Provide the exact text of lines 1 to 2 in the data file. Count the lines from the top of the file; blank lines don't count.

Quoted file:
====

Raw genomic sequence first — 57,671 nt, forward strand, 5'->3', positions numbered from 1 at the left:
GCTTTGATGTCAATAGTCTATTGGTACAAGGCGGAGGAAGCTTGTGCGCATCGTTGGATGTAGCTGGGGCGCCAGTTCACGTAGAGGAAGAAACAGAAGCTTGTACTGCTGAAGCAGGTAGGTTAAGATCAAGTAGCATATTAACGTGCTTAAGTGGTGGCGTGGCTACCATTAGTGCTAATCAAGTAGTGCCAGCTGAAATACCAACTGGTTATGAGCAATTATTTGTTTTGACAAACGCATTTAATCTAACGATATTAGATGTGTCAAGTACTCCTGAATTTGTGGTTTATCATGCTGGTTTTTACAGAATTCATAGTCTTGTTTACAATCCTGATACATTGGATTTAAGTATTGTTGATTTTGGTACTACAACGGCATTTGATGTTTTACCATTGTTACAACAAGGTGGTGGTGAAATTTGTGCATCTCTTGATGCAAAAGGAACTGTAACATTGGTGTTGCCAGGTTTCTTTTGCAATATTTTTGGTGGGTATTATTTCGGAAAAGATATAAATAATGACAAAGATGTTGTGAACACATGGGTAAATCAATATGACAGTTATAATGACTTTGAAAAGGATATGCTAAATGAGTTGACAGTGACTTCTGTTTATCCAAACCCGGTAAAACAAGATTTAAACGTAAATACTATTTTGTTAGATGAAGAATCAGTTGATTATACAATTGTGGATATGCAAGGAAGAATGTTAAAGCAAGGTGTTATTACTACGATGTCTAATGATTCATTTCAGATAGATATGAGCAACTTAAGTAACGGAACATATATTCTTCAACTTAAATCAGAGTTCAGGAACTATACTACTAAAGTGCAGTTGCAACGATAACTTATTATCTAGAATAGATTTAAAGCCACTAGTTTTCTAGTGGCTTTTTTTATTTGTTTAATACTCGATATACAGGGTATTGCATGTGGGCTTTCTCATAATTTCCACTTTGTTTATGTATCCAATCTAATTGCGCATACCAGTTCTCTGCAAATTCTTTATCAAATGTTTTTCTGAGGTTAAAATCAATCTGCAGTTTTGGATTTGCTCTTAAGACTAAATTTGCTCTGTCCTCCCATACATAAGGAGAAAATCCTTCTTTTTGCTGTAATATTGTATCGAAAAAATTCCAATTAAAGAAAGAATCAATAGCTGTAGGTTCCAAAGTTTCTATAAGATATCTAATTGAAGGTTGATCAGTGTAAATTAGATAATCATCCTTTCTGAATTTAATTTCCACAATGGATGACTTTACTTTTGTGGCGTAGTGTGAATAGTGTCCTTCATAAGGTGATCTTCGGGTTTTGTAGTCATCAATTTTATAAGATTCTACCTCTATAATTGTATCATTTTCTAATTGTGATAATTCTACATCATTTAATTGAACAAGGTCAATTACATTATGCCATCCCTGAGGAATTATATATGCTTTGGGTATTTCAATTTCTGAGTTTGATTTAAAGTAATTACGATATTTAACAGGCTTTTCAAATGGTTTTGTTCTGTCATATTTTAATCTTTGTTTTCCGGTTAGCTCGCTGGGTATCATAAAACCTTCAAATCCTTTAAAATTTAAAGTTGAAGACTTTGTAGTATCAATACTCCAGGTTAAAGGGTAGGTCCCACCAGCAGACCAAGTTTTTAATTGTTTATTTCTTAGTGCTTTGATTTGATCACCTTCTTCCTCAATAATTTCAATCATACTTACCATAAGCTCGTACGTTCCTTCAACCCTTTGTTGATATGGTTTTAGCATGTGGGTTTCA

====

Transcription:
Raw genomic sequence first — 57,671 nt, forward strand, 5'->3', positions numbered from 1 at the left:
GCTTTGATGTCAATAGTCTATTGGTACAAGGCGGAGGAAGCTTGTGCGCATCGTTGGATGTAGCTGGGGCGCCAGTTCACGTAGAGGAAGAAACAGAAGCTTGTACTGCTGAAGCAGGTAGGTTAAGATCAAGTAGCATATTAACGTGCTTAAGTGGTGGCGTGGCTACCATTAGTGCTAATCAAGTAGTGCCAGCTGAAATACCAACTGGTTATGAGCAATTATTTGTTTTGACAAACGCATTTAATCTAACGATATTAGATGTGTCAAGTACTCCTGAATTTGTGGTTTATCATGCTGGTTTTTACAGAATTCATAGTCTTGTTTACAATCCTGATACATTGGATTTAAGTATTGTTGATTTTGGTACTACAACGGCATTTGATGTTTTACCATTGTTACAACAAGGTGGTGGTGAAATTTGTGCATCTCTTGATGCAAAAGGAACTGTAACATTGGTGTTGCCAGGTTTCTTTTGCAATATTTTTGGTGGGTATTATTTCGGAAAAGATATAAATAATGACAAAGATGTTGTGAACACATGGGTAAATCAATATGACAGTTATAATGACTTTGAAAAGGATATGCTAAATGAGTTGACAGTGACTTCTGTTTATCCAAACCCGGTAAAACAAGATTTAAACGTAAATACTATTTTGTTAGATGAAGAATCAGTTGATTATACAATTGTGGATATGCAAGGAAGAATGTTAAAGCAAGGTGTTATTACTACGATGTCTAATGATTCATTTCAGATAGATATGAGCAACTTAAGTAACGGAACATATATTCTTCAACTTAAATCAGAGTTCAGGAACTATACTACTAAAGTGCAGTTGCAACGATAACTTATTATCTAGAATAGATTTAAAGCCACTAGTTTTCTAGTGGCTTTTTTTATTTGTTTAATACTCGATATACAGGGTATTGCATGTGGGCTTTCTCATAATTTCCACTTTGTTTATGTATCCAATCTAATTGCGCATACCAGTTCTCTGCAAATTCTTTATCAAATGTTTTTCTGAGGTTAAAATCAATCTGCAGTTTTGGATTTGCTCTTAAGACTAAATTTGCTCTGTCCTCCCATACATAAGGAGAAAATCCTTCTTTTTGCTGTAATATTGTATCGAAAAAATTCCAATTAAAGAAAGAATCAATAGCTGTAGGTTCCAAAGTTTCTATAAGATATCTAATTGAAGGTTGATCAGTGTAAATTAGATAATCATCCTTTCTGAATTTAATTTCCACAATGGATGACTTTACTTTTGTGGCGTAGTGTGAATAGTGTCCTTCATAAGGTGATCTTCGGGTTTTGTAGTCATCAATTTTATAAGATTCTACCTCTATAATTGTATCATTTTCTAATTGTGATAATTCTACATCATTTAATTGAACAAGGTCAATTACATTATGCCATCCCTGAGGAATTATATATGCTTTGGGTATTTCAATTTCTGAGTTTGATTTAAAGTAATTACGATATTTAACAGGCTTTTCAAATGGTTTTGTTCTGTCATATTTTAATCTTTGTTTTCCGGTTAGCTCGCTGGGTATCATAAAACCTTCAAATCCTTTAAAATTTAAAGTTGAAGACTTTGTAGTATCAATACTCCAGGTTAAAGGGTAGGTCCCACCAGCAGACCAAGTTTTTAATTGTTTATTTCTTAGTGCTTTGATTTGATCACCTTCTTCCTCAATAATTTCAATCATACTTACCATAAGCTCGTACGTTCCTTCAACCCTTTGTTGATATGGTTTTAGCATGTGGGTTTCA